A fascinating course on the rise of social movements

Today I attended a one-day course on social movements held at London’s City Lit college. Social movements have a long history around the world, but over the past few years we have seen a significant rise. The day provided an opportunity to hear about, explore and discuss some of the key ideas of contemporary social movements, with speakers focusing on the changing landscape of ‘people movements’.

The first speaker was Dr Christina Julios, Honorary Research Fellow, Department of Geography, Birkbeck, University of London; and City Lit Sociology. She spoke on contemporary social movements focused on ‘honour’-based violence including forced marriage and Female Genital Mutilation (FGM). She will explore initiatives by Diasporas in Western countries as well communities in developing nations.

The second speaker was Dr James Chiriyankandath, Senior Research Fellow, Institute of Commonwealth Studies, University of London, and History/Politics tutor at City Lit. He spoke on the Arab Spring and its aftermath – exploring the people movements that started from the Arab Spring and the impact these have had in the North African and Middle East regions.

The third speaker was Zulfia Chynar-Satimbai who works with Amnesty International where she is currently responsible for supporting activist movement in countries in former Soviet space with no Amnesty’s presence. She spoke on her experience of working with activist groups in Central Asia – as a student activist, then aid/development agency employee then as member of an international human rights movement; exploring the multiple narratives about social movements and journeys of minority narratives towards change.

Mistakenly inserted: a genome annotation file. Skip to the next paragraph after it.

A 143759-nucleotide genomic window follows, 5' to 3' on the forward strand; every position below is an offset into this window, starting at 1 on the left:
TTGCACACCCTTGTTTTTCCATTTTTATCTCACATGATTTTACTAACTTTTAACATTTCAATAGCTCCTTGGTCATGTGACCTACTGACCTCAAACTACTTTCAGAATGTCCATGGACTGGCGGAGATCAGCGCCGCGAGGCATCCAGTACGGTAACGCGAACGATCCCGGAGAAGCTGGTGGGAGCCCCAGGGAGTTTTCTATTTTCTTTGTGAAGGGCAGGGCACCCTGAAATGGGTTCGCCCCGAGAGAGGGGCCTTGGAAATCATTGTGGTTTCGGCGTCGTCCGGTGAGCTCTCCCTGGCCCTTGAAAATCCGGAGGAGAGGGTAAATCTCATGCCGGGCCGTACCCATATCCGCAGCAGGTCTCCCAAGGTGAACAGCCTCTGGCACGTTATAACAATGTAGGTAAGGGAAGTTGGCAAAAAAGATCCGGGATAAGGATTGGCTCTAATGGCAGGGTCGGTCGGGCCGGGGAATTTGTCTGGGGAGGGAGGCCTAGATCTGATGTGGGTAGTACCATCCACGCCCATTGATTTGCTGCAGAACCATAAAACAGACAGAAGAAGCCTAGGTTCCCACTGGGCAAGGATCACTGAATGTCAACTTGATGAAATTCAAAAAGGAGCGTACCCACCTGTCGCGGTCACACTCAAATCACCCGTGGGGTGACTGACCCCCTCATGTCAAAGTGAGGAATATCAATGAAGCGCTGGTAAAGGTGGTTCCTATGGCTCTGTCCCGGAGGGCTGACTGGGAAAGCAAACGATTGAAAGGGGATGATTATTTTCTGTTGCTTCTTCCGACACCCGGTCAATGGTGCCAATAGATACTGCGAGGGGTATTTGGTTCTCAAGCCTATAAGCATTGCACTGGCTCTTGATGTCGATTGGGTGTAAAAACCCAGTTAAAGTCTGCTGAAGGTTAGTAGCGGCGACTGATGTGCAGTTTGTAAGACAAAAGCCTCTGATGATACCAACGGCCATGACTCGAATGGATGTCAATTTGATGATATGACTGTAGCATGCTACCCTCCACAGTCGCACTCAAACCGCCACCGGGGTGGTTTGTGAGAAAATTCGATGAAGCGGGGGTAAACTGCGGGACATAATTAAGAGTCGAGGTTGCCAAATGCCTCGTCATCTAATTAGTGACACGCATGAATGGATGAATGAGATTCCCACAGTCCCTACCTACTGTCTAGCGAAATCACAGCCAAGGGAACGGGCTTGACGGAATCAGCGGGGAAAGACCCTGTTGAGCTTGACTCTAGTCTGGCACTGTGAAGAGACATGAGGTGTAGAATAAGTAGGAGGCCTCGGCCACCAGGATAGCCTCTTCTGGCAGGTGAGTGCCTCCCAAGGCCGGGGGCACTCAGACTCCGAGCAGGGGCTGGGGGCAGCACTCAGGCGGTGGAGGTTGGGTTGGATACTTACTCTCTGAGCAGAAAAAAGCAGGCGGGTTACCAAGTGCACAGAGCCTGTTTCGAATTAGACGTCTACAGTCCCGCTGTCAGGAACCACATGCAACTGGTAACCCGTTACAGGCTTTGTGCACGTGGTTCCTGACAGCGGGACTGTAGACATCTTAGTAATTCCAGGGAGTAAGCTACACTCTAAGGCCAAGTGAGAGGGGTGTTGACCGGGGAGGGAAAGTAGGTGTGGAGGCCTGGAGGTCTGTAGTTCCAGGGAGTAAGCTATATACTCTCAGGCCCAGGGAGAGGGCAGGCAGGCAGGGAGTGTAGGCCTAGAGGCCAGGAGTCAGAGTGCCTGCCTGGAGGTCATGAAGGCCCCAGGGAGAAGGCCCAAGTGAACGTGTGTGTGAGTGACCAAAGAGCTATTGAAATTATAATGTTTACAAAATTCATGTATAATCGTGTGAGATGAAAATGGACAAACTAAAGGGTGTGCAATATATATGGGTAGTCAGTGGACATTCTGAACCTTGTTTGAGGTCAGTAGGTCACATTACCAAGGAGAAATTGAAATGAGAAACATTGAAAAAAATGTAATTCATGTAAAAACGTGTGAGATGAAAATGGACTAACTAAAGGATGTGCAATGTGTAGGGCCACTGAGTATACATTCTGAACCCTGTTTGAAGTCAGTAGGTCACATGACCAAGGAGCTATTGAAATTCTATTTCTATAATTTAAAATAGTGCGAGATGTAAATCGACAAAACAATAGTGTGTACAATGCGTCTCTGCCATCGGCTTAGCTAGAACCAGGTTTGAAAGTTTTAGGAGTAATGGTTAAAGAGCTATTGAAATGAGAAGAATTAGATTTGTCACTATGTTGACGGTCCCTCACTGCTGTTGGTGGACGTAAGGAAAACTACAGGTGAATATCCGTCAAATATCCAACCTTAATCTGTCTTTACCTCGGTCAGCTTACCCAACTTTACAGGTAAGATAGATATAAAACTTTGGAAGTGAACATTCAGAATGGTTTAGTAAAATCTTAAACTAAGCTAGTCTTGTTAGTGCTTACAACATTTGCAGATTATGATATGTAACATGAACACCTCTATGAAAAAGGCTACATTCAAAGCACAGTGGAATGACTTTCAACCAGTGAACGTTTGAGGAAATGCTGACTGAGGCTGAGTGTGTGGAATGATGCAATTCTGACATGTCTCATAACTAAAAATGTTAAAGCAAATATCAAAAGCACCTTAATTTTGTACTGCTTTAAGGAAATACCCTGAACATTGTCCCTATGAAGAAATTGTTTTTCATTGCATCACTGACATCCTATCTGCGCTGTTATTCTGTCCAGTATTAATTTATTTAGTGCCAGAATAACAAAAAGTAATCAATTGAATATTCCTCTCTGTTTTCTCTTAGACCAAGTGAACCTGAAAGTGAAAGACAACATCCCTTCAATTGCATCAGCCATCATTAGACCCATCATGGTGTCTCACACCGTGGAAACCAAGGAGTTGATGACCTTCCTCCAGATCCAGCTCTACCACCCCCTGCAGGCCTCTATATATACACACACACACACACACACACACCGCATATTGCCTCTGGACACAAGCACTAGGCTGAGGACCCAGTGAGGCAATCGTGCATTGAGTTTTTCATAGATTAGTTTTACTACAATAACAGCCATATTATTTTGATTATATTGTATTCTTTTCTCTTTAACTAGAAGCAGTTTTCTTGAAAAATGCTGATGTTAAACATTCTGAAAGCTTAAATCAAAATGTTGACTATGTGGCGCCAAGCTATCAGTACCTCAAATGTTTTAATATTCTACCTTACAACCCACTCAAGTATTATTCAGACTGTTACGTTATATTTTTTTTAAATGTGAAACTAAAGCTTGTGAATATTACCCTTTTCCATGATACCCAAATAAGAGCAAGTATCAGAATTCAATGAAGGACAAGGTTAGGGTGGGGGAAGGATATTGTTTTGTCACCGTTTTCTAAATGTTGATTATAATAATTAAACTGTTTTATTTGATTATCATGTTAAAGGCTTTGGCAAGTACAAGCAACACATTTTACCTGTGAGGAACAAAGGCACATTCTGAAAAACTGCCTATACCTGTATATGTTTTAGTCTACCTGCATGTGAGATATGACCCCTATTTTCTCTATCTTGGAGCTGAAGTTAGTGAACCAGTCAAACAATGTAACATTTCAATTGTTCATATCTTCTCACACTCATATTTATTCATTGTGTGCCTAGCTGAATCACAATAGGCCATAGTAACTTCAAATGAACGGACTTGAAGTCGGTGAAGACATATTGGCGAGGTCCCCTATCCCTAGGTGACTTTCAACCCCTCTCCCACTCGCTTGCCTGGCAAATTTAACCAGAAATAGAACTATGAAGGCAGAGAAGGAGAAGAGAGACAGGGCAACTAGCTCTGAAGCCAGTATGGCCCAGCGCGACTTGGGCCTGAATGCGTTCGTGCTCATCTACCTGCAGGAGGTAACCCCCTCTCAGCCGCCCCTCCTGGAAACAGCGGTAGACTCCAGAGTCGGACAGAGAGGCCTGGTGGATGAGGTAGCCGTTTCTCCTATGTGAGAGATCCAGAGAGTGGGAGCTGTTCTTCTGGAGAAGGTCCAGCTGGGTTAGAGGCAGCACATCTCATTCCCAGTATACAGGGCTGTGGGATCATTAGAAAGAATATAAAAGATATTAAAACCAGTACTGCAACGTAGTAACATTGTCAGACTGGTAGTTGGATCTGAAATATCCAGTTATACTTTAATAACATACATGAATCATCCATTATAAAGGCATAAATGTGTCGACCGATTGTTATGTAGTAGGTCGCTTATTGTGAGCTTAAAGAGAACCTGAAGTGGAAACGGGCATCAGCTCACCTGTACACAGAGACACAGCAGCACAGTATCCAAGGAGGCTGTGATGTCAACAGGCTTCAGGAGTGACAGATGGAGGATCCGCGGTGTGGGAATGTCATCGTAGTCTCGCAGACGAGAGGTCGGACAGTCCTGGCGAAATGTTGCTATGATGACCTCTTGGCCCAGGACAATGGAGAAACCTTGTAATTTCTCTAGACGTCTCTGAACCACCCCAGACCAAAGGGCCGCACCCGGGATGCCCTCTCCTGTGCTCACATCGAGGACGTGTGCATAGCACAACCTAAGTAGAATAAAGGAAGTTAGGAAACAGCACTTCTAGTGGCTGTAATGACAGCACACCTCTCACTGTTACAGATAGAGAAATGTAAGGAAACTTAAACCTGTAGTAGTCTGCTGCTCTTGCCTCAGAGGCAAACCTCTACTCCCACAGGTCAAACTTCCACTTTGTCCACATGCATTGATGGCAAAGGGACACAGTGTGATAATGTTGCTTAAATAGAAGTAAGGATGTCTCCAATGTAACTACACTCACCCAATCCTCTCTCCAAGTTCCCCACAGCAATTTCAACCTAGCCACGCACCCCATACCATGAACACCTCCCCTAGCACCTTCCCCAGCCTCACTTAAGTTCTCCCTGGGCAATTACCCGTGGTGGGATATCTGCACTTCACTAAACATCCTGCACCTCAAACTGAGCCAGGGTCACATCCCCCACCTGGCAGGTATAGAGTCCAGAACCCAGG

The fourth speaker was Dr Mark McQuinn, Convenor of the Aid and Development course on the MSc Development Studies course, Development Studies Department at the School of Oriental and African Studies (SOAS), University of London, and a Politics tutor at City Lit. He spoke on civil society, informal associations and social movements related to trade unions and labour across the African continent, with particular emphasis on his research in Ghana, Sierra Leone and Tanzania.

It was a fascinating and often inspirational day.


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